125 years: NCJW-Louisville to celebrate anniversary in June

Rebecca Rosenthal Judah, founder of the NCJW, Louisville Section (photo provided by Nancy Chazen)

By staff and releases

National Council of Jewish Women, Louisville Section, will bring together 650 members and community partners on June 15 to virtually celebrate its 125th anniversary.
The event, “Celebrating our Past,” will include a luncheon and an in-person “Celebrating our Future” gathering at the Big Four Bridge. Louisville Section President Joyce Bridge will deliver remarks. NCJW members and their families will then walk across the bridge as the span is lit up in NCJW’s blue and green colors.
The event will constitute a major fundraising campaign for the Louisville Section, supporting its mission and general operations.
NCJW is a national nonprofit organization of volunteers and advocates who turn progressive Jewish ideals into action.
Founded by Rebecca Rosenthal Judah in 1895, the Louisville Section supports community service and advocacy efforts for women, children and families, regardless of religious affiliation.
Among those areas of impact are children’s issues, juvenile court and juvenile delinquency, domestic violence, substance abuse, women’s rights, reproductive rights, seniors, civil rights and racial equity, legislative issues, voting rights, cancer support and Jewish awareness.
Historically, the Louisville Section maintained a summer kindergarten in the city and Louisville’s first free public baths.
Perhaps the Louisville Section’s best-known achievement came in 2019 with the launch of the Jefferson County Family Recovery Court, which supervises substance abuse treatment and family support programs for parents seeking to reunite with their children or maintain custody.
Director Nancy Chazen called the court the Louisville Section’s “proudest achievement.”
Diane Graeter, NCJW Family Recovery Court co-chair, said she found it “amazing” that two court watch projects have been undertaken by Louisville Section volunteers, forming the beginnings “of significant judicial reform for women, children and families in our community.”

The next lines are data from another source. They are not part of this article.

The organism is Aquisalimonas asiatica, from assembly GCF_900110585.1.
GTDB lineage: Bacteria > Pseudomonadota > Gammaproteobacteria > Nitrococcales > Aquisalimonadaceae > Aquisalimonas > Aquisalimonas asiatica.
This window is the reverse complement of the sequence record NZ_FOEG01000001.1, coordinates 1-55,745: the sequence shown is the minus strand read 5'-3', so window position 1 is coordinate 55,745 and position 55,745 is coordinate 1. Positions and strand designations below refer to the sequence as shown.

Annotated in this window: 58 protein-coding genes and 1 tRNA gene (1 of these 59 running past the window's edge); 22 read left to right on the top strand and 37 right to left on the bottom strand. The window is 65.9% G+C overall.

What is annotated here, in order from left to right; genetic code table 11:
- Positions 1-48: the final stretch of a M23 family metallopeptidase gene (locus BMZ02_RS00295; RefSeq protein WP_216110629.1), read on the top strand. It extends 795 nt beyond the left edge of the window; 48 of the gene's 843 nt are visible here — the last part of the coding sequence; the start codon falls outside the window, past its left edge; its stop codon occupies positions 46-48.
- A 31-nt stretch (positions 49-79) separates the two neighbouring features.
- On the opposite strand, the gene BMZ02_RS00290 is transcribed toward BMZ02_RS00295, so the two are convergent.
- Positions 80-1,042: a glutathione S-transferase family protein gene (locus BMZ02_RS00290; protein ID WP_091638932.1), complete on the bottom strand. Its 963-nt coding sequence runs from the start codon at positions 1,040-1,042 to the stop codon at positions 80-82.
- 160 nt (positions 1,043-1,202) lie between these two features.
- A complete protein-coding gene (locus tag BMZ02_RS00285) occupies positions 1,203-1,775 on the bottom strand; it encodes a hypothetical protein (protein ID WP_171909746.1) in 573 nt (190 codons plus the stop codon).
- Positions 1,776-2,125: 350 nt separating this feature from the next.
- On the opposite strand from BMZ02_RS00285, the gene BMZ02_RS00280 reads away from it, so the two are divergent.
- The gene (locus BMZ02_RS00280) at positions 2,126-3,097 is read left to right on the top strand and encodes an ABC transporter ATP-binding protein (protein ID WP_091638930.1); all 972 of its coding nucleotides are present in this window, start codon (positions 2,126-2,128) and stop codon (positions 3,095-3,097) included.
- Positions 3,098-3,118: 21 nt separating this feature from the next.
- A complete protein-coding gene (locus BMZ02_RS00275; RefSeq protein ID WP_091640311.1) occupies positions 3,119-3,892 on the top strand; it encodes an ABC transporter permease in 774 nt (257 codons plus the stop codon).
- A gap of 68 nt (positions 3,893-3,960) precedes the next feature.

Its first Court Watch Project in 1995, which focused on domestic violence cases, led to 10 years of volunteer monitoring, assessment and advocacy, becoming a nationally recognized model for social justice advocacy.
Based on this success, Family Court Chief Judge Patricia Walker FitzGerald asked NCJW in 2013 to undertake a second court watch project to monitor the Family Court’s dependency, neglect and abuse dockets.
After monitoring these courts for three months, the Louisville Section recommended the creation of a family drug court to handle the large number of cases involving drug and substance abuse. When budget cuts eliminated government funding for family drug courts, the Louisville Section secured funding from private donors to the Community Foundation of Louisville to underwrite court costs for three years.
“In our organization’s 125-year history here in Louisville, the Family Recovery Court program is another wonderful example of the dedication our members have to make a meaningful difference in Kentucky,” said Louisville Section President Bridge.
To fund NCJW’s advocacy programs and projects, the Louisville Section opened the Nearly New Shop in 1956. Since then, the resale store has become its main source of fundraising, with supporters donating clothing, accessories, home furnishings and furniture to the shop to be sold.

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